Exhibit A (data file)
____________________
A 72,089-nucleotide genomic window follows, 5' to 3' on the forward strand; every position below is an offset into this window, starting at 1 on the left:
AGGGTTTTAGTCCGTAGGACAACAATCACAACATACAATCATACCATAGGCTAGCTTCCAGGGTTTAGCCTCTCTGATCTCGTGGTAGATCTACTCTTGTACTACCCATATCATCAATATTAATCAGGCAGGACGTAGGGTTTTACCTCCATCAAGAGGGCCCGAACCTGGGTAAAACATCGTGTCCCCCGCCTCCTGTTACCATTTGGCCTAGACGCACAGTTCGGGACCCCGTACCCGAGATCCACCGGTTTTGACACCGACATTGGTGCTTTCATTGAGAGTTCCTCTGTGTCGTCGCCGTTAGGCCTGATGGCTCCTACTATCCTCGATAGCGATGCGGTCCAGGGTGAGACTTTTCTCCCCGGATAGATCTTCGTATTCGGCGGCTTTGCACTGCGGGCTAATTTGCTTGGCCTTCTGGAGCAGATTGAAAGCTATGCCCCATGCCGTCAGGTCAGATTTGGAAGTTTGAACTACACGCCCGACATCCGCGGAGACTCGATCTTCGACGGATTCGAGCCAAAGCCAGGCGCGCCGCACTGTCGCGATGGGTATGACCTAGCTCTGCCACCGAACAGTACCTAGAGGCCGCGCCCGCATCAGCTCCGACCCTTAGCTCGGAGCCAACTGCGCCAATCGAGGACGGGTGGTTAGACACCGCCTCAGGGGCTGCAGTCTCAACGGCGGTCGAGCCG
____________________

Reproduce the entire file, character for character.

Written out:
A 72,089-nucleotide genomic window follows, 5' to 3' on the forward strand; every position below is an offset into this window, starting at 1 on the left:
AGGGTTTTAGTCCGTAGGACAACAATCACAACATACAATCATACCATAGGCTAGCTTCCAGGGTTTAGCCTCTCTGATCTCGTGGTAGATCTACTCTTGTACTACCCATATCATCAATATTAATCAGGCAGGACGTAGGGTTTTACCTCCATCAAGAGGGCCCGAACCTGGGTAAAACATCGTGTCCCCCGCCTCCTGTTACCATTTGGCCTAGACGCACAGTTCGGGACCCCGTACCCGAGATCCACCGGTTTTGACACCGACATTGGTGCTTTCATTGAGAGTTCCTCTGTGTCGTCGCCGTTAGGCCTGATGGCTCCTACTATCCTCGATAGCGATGCGGTCCAGGGTGAGACTTTTCTCCCCGGATAGATCTTCGTATTCGGCGGCTTTGCACTGCGGGCTAATTTGCTTGGCCTTCTGGAGCAGATTGAAAGCTATGCCCCATGCCGTCAGGTCAGATTTGGAAGTTTGAACTACACGCCCGACATCCGCGGAGACTCGATCTTCGACGGATTCGAGCCAAAGCCAGGCGCGCCGCACTGTCGCGATGGGTATGACCTAGCTCTGCCACCGAACAGTACCTAGAGGCCGCGCCCGCATCAGCTCCGACCCTTAGCTCGGAGCCAACTGCGCCAATCGAGGACGGGTGGTTAGACACCGCCTCAGGGGCTGCAGTCTCAACGGCGGTCGAGCCG